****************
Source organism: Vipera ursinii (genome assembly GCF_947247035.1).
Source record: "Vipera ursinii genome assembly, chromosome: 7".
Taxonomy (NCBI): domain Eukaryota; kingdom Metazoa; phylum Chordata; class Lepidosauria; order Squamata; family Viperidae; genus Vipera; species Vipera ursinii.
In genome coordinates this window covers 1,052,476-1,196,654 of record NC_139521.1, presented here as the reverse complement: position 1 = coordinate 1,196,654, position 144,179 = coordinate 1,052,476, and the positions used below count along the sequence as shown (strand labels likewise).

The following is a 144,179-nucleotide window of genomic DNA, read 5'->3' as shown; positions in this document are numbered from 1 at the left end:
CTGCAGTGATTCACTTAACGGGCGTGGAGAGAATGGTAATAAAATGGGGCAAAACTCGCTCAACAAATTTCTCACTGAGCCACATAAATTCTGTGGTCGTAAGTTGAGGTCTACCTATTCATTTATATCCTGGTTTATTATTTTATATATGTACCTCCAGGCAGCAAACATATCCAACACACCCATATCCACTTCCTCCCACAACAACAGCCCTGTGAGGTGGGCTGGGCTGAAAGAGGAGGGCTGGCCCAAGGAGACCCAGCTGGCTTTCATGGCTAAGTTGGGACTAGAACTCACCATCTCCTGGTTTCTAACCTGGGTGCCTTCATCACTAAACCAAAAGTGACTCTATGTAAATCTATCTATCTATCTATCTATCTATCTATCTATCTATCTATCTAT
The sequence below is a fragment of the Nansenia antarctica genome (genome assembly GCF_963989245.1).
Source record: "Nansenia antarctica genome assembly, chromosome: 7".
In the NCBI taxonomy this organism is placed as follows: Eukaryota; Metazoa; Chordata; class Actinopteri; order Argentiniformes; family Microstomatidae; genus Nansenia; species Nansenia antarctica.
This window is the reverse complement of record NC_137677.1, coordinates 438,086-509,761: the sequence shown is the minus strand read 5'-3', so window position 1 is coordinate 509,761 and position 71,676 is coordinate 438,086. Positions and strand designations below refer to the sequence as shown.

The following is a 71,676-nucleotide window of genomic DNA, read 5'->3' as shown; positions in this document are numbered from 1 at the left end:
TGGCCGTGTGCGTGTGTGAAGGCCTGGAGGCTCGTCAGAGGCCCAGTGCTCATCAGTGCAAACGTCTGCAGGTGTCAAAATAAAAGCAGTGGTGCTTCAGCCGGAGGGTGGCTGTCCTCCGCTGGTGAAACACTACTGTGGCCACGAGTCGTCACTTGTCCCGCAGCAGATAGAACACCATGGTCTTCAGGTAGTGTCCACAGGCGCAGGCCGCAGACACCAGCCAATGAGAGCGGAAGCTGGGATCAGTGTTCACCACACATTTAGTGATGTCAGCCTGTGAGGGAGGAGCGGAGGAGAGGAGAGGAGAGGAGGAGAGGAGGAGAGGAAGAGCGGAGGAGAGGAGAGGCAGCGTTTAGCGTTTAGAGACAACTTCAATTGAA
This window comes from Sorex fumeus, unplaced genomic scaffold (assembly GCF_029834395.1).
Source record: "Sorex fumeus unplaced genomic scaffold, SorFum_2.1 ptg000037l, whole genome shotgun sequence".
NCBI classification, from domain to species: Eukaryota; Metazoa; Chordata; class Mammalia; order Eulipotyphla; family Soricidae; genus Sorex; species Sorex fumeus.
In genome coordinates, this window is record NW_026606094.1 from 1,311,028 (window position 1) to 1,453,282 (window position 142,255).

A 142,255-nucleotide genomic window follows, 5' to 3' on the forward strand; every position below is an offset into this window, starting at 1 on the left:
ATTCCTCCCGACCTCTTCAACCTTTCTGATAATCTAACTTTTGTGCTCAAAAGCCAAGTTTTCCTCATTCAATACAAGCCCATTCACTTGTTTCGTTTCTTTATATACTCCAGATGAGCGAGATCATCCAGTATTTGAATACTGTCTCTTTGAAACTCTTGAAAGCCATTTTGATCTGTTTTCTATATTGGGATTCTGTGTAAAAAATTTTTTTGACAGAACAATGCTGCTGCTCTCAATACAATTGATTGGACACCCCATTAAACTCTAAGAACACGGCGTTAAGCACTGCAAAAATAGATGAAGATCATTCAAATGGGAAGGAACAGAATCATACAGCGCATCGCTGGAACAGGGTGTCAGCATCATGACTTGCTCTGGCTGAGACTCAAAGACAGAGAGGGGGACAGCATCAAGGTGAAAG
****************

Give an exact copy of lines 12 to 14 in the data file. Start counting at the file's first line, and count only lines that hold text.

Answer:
TGGCCGTGTGCGTGTGTGAAGGCCTGGAGGCTCGTCAGAGGCCCAGTGCTCATCAGTGCAAACGTCTGCAGGTGTCAAAATAAAAGCAGTGGTGCTTCAGCCGGAGGGTGGCTGTCCTCCGCTGGTGAAACACTACTGTGGCCACGAGTCGTCACTTGTCCCGCAGCAGATAGAACACCATGGTCTTCAGGTAGTGTCCACAGGCGCAGGCCGCAGACACCAGCCAATGAGAGCGGAAGCTGGGATCAGTGTTCACCACACATTTAGTGATGTCAGCCTGTGAGGGAGGAGCGGAGGAGAGGAGAGGAGAGGAGGAGAGGAGGAGAGGAAGAGCGGAGGAGAGGAGAGGCAGCGTTTAGCGTTTAGAGACAACTTCAATTGAA
This window comes from Sorex fumeus, unplaced genomic scaffold (assembly GCF_029834395.1).
Source record: "Sorex fumeus unplaced genomic scaffold, SorFum_2.1 ptg000037l, whole genome shotgun sequence".